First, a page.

Learn some songs
Now that you’ve learnt to transition between a few chords lets put your new skills to the test. Here are a few songs that with a little practice you’ll be playing in no time!
- Breakfast at Tiffany’s (Deep Blue Something): A Major, D Major and G Major
- Marry You (Bruno Mars): D Major, E Minor, G Major
- All Right Now (Free): A Major, D Major, G Major
- The Middle (Jimmy Eat World): A Major, D Major, G Major
- Sweet Home Alabama (Lynrd Skynyrd): C Major, D Major, G Major
- High and Dry (Radiohead): D Major, E Minor, G Major
- Copperhead Road (Steve Earle): C Major, D Major, G Major
- Shout (Tears for Fears): A Major, E Minor, G Major
Set some goals
You should set some goals to help keep your focus. This can be difficult because you don’t know what you don’t know. When I was beginning, after learning the basic chords I set myself a goal to learn the solo from the Red Hot Chili Peppers song, Californication. It’s not a particularly difficult solo but it meant that I was starting to practice individual notes and precision. From there I moved onto playing the opening riff to Scar Tissue, also by the Red Hot Chili Peppers. Here’s the excerpt from the tab:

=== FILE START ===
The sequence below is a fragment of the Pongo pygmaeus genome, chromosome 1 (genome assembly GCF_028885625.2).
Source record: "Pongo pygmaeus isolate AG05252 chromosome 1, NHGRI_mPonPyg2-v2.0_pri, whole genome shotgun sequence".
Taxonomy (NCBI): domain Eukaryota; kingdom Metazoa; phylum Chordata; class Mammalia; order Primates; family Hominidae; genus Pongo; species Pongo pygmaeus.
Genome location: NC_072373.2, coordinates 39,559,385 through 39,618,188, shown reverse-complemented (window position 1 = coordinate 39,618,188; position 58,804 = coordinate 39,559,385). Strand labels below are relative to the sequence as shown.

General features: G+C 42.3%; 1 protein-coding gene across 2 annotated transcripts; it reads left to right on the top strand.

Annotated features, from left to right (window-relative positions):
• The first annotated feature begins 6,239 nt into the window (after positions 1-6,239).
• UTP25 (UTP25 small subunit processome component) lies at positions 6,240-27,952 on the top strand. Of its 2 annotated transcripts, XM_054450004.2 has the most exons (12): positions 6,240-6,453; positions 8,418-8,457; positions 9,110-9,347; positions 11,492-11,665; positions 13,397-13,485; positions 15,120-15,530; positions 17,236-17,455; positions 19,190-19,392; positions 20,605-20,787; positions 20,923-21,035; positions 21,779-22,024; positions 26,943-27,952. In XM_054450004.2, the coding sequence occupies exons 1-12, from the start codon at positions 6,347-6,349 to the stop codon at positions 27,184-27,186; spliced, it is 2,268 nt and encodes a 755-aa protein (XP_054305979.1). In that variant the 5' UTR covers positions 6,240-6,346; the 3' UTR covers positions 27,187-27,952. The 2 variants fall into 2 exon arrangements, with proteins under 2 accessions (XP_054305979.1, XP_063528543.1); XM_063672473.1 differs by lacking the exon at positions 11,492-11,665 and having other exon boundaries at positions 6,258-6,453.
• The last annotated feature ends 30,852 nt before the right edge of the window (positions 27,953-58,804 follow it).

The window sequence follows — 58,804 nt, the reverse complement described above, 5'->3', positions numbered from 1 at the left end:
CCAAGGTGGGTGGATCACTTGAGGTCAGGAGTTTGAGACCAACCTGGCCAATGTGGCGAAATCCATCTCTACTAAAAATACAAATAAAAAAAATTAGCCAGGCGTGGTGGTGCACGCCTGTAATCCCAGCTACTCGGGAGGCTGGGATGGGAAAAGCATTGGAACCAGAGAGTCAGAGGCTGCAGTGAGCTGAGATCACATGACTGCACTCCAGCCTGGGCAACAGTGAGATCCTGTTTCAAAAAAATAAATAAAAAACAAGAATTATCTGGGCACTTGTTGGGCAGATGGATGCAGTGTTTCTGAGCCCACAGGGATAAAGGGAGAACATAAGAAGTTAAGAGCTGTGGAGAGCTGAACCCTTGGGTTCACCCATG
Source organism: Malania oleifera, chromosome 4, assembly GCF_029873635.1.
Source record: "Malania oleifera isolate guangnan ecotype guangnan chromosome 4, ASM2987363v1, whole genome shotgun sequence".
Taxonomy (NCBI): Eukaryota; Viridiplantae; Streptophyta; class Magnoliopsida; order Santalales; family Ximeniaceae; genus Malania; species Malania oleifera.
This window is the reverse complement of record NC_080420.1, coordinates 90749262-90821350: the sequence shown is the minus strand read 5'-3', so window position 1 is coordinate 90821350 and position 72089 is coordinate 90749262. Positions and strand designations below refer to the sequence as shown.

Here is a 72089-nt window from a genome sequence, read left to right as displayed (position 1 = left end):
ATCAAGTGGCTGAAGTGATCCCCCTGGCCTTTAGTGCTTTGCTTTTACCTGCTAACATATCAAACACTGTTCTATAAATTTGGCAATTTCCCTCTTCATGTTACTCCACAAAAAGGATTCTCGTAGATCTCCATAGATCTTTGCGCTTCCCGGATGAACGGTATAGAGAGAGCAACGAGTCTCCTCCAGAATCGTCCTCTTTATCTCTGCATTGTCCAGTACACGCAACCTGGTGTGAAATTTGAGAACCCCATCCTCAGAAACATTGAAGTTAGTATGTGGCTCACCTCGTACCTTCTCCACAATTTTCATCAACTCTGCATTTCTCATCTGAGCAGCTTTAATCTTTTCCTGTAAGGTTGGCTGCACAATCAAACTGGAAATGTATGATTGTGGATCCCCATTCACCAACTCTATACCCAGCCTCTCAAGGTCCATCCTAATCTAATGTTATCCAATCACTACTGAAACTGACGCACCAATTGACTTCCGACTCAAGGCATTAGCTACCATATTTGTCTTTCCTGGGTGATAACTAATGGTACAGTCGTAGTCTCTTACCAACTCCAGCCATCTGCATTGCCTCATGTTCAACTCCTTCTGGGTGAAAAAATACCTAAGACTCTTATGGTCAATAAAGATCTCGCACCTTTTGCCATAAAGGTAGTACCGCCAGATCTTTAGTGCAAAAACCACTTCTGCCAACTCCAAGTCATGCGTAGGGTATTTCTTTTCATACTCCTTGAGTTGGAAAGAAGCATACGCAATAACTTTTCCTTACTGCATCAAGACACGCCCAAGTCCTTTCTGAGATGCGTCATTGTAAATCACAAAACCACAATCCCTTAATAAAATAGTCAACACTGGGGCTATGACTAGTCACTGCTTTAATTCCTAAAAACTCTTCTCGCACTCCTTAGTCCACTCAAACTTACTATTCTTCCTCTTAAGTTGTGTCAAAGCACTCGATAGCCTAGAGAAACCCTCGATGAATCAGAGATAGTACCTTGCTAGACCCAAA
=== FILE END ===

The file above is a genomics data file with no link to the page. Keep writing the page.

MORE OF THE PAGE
As you can see we’re using some of the frets closer to the body of the guitar, but take it slow. It’ll feel good when you can play this riff. The next natural thing to do would be to learn the chords for this song. The chords for the song are F Major, C Major and D Minor. The only new chord here is F Major. The chord diagram for F Major is in the image on the right. This is the beginners version of the chord, so you don’t need to worry about playing the low E and A strings. Those are the only three chords in the whole song!